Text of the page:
I’m aware of situations where trainees have performed modified procedures learned from FOAM — that were successful — that have still brought criticism amid concern that the methods were not validated. In such situations it is not FOAM per se that is at fault — as such techniques could be learnt from anyone (ever seen two consultants do things completely differently based on received wisdom?) or any non-peer reviewed textbook or even a peer-reviewed case report in a respected journal — instead this reflects a breakdown in the chain of command and supervision. The senior clinician is ultimately responsible, what he or she says goes when a patient is listed under his or her name.
The ease of access and speed of dissemination of FOAM is undoubtedly both a blessing and curse. Yet nothing changes. Regardless of the source of information, we need to think critically and take responsibility for our actions. Context is everything. Importantly, we must respect the supervision hierarchy and those who carry the can.
After finishing his medical degree at the University of Auckland, he continued post-graduate training in New Zealand as well as Australia’s Northern Territory, Perth and Melbourne. He has completed fellowship training in both intensive care medicine and emergency medicine, as well as post-graduate training in biochemistry, clinical toxicology, clinical epidemiology, and health professional education.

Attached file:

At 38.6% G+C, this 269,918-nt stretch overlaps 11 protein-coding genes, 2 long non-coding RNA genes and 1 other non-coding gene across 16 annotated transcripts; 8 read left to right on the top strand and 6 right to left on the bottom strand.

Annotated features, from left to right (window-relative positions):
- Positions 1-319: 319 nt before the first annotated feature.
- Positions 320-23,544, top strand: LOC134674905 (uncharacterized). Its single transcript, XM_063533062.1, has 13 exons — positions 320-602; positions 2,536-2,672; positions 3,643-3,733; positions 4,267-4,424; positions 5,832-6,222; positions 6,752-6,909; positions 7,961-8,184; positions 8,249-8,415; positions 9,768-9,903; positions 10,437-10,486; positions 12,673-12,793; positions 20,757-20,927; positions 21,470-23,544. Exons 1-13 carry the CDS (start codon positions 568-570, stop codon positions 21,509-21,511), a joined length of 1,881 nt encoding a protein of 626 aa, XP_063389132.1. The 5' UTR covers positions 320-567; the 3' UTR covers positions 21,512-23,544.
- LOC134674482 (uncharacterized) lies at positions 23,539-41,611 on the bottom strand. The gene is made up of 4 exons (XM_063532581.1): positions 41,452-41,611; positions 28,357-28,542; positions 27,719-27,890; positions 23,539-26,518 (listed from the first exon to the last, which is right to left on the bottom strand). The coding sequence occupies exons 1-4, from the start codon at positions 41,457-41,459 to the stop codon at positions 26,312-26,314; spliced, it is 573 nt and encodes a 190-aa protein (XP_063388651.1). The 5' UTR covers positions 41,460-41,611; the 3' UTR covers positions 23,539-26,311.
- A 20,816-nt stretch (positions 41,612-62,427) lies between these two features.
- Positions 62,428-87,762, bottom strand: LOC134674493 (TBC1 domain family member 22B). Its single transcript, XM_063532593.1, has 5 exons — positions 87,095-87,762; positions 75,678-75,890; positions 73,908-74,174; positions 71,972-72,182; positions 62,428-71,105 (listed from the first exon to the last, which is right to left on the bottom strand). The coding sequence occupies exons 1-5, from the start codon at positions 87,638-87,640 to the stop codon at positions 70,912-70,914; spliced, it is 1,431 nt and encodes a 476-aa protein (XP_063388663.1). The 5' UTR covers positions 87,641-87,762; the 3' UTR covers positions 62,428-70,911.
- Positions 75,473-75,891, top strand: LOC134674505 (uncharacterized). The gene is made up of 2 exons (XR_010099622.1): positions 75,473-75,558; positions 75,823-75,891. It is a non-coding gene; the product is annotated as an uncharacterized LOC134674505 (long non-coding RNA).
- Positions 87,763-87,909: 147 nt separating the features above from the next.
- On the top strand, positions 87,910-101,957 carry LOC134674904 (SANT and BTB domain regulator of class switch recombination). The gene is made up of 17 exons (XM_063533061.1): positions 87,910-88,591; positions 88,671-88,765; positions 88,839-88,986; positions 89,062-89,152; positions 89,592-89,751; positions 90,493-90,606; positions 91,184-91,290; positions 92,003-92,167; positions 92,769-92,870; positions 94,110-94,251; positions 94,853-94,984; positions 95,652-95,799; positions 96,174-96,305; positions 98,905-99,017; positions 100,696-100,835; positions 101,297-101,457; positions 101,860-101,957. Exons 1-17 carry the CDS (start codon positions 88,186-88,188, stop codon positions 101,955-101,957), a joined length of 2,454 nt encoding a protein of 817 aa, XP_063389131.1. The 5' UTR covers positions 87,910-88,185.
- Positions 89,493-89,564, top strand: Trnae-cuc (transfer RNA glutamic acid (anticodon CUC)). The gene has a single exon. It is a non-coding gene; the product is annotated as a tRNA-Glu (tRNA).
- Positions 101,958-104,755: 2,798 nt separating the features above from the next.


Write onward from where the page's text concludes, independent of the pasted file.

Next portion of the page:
He is actively involved in in using translational simulation to improve patient care and the design of processes and systems at Alfred Health. He coordinates the Alfred ICU’s education and simulation programmes and runs the unit’s education website, INTENSIVE. He created the ‘Critically Ill Airway’ course and teaches on numerous courses around the world. He is one of the founders of the FOAM movement (Free Open-Access Medical education) and is co-creator of litfl.com, the RAGE podcast, the Resuscitology course, and the SMACC conference.
His one great achievement is being the father of two amazing children.
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